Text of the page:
On September 18, 2009, firefighters continued to monitor a 212-kilometer (132-mile) containment line around the Station Fire. Since August 26, the fire had burned 160,557 acres (650 square kilometers), but authorities expected the fire to be contained by September 19.
The Moderate Resolution Imaging Spectroradiometer (MODIS) on NASA’s Aqua satellite captured this false-color image of the Station Fire and its surroundings on September 16, 2009. Using a combination of infrared and visible light to increase the contrast between burned land, and vegetated or bare land, this image shows the scar from the Station Fire, an irregular patch of brownish red. Vegetation—even sparse vegetation—appears bright green. North of the fire, the Mojave Desert appears sandy pink. South of the fire, the sprawling metropolis of Los Angeles appears in shades of blue-gray to nearly white.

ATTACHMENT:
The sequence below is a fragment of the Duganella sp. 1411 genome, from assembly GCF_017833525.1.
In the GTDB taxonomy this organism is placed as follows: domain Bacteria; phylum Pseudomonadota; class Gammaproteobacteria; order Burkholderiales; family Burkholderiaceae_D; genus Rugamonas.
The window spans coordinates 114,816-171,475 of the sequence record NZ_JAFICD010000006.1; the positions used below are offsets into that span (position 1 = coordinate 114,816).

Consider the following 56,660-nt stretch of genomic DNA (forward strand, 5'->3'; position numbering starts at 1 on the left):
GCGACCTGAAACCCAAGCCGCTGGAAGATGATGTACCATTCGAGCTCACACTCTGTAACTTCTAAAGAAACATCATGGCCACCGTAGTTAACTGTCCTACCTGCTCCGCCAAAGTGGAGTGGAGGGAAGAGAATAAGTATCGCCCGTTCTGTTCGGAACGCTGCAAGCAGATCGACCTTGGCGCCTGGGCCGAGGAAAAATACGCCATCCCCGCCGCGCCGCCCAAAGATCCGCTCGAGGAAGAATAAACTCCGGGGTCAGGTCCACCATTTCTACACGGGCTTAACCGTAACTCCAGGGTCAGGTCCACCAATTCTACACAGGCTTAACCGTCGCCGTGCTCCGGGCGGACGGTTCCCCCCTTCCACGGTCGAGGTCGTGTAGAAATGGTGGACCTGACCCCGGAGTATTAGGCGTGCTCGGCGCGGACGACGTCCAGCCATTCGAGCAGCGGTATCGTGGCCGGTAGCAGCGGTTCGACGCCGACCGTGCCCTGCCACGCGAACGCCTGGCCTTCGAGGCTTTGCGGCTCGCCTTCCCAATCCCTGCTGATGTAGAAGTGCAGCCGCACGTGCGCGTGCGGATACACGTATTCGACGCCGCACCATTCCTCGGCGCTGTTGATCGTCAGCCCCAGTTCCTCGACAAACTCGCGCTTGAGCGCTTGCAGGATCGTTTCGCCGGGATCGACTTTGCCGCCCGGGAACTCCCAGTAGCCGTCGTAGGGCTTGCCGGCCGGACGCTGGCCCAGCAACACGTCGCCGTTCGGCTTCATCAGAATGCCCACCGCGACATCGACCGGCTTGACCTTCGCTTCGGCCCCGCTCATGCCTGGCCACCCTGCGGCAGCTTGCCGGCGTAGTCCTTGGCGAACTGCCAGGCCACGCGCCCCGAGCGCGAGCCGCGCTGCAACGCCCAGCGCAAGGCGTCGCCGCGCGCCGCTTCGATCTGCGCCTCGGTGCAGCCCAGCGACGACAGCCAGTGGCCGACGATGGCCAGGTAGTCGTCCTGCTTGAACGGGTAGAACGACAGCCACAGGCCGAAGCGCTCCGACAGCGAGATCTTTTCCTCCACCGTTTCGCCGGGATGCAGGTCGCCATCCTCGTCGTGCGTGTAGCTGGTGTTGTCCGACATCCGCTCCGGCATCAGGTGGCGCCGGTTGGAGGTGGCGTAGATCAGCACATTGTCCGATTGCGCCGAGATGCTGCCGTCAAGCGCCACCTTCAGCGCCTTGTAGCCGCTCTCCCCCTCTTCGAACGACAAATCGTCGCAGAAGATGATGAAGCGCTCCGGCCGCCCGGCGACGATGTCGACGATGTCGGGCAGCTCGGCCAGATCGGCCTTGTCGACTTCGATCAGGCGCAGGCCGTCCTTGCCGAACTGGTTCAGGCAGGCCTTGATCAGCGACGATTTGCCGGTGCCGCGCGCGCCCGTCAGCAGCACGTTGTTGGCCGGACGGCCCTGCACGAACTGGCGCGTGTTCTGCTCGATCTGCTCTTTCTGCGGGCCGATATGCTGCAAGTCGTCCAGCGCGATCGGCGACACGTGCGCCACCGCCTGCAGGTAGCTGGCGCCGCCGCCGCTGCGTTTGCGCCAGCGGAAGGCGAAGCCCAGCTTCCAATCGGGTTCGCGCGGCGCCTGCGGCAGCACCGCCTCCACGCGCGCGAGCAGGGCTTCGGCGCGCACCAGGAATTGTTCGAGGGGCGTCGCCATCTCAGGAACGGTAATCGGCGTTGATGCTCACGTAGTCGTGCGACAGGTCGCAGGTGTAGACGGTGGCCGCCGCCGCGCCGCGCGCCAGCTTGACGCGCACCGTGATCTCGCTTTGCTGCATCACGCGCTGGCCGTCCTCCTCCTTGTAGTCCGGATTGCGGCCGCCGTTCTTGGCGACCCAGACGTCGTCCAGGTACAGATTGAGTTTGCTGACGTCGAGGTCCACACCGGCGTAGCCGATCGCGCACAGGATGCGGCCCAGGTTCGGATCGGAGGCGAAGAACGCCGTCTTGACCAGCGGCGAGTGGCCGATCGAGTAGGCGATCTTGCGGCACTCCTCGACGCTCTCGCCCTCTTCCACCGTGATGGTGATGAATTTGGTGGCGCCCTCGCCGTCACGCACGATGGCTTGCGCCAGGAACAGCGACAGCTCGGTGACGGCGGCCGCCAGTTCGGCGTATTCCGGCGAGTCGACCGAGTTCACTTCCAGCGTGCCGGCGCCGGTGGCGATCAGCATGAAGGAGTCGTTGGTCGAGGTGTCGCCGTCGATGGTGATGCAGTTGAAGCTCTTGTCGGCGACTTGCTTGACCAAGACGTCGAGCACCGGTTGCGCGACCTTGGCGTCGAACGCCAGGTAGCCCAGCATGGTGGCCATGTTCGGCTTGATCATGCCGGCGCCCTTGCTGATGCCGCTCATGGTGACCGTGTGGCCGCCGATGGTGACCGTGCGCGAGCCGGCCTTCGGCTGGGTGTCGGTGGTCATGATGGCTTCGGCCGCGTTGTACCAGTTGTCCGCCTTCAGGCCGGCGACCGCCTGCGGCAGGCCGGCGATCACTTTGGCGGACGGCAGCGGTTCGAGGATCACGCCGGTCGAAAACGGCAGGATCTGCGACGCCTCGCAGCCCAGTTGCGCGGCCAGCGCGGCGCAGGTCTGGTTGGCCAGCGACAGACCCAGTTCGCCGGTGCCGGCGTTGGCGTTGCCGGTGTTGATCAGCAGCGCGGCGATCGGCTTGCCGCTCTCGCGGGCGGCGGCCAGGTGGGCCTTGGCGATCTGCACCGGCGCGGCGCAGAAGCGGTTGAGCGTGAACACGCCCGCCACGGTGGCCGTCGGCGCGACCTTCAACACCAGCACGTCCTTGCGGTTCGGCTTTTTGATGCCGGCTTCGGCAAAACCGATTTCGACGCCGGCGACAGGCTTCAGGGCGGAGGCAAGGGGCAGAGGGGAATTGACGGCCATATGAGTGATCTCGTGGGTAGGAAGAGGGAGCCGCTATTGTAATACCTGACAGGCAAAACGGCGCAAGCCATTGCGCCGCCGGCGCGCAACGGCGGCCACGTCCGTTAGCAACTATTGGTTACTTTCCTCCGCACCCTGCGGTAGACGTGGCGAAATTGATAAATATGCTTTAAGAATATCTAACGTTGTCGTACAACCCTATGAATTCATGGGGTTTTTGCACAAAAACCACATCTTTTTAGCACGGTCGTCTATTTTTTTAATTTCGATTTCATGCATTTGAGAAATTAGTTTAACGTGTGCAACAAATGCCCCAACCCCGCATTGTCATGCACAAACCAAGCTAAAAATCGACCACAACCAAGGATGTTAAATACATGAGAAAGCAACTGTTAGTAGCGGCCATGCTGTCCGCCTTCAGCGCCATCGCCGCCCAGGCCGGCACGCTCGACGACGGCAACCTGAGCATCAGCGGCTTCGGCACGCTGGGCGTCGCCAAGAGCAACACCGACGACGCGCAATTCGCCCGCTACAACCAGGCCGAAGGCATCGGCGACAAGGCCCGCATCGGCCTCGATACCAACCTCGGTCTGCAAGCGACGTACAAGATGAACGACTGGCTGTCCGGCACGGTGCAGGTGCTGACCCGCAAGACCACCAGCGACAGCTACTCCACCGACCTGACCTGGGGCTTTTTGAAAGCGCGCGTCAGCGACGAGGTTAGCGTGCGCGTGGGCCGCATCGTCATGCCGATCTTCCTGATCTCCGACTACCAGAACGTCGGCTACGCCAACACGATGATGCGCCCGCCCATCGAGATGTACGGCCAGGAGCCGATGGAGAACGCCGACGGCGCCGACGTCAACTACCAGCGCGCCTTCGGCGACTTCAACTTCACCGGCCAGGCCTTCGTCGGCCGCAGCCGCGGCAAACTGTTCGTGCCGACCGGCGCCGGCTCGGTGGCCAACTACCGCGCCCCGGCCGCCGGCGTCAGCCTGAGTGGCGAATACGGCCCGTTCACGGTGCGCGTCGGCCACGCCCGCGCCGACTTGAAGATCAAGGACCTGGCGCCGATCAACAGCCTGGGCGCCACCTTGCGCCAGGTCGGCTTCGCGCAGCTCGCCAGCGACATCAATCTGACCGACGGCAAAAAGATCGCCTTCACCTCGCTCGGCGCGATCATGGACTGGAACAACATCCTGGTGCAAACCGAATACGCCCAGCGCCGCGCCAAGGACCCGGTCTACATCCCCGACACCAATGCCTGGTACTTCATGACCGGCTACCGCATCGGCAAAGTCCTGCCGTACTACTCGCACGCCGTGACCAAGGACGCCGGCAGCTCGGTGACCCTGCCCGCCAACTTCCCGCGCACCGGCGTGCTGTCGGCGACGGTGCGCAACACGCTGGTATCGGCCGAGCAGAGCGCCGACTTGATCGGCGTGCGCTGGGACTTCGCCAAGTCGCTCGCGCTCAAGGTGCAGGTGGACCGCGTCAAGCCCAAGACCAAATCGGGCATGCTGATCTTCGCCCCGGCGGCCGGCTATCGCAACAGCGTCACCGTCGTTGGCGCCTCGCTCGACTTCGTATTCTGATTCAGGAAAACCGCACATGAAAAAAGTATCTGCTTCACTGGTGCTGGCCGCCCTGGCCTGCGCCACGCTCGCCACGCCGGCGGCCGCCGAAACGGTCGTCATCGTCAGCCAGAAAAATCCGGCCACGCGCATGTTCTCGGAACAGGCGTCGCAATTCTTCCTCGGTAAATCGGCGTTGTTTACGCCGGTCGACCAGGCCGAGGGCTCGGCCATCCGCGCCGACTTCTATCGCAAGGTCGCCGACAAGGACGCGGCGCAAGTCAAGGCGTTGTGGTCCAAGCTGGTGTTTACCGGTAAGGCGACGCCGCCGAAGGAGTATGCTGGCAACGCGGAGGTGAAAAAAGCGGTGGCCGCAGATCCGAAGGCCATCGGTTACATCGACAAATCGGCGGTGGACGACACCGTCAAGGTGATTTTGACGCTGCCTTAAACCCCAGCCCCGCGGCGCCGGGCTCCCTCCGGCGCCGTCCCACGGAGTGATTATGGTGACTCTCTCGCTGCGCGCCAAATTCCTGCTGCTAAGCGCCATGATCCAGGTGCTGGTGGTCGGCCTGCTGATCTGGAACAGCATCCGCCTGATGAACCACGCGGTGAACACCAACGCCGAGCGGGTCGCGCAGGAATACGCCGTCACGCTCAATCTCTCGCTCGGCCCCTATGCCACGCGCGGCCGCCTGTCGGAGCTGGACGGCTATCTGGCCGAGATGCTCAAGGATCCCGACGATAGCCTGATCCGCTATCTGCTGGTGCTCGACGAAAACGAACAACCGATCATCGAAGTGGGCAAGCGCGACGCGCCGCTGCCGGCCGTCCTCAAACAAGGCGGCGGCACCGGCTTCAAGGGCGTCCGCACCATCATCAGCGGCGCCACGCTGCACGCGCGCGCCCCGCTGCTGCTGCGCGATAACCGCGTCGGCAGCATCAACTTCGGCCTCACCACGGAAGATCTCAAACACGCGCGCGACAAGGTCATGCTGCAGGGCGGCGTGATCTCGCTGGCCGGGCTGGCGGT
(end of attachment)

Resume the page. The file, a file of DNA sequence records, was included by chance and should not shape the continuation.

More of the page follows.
As of September 18, 2009, the Station Fire was 93 percent contained, although the local weather forecast called for higher temperatures and lower humidity over the coming days.
The charred landscape left by the Station Fire in southern California covers much of the San Gabriel Mountains, edging down into residential areas northwest of Pasadena. Smoke rolls off the eastern edge of the burned land in this image from September 6, 2009.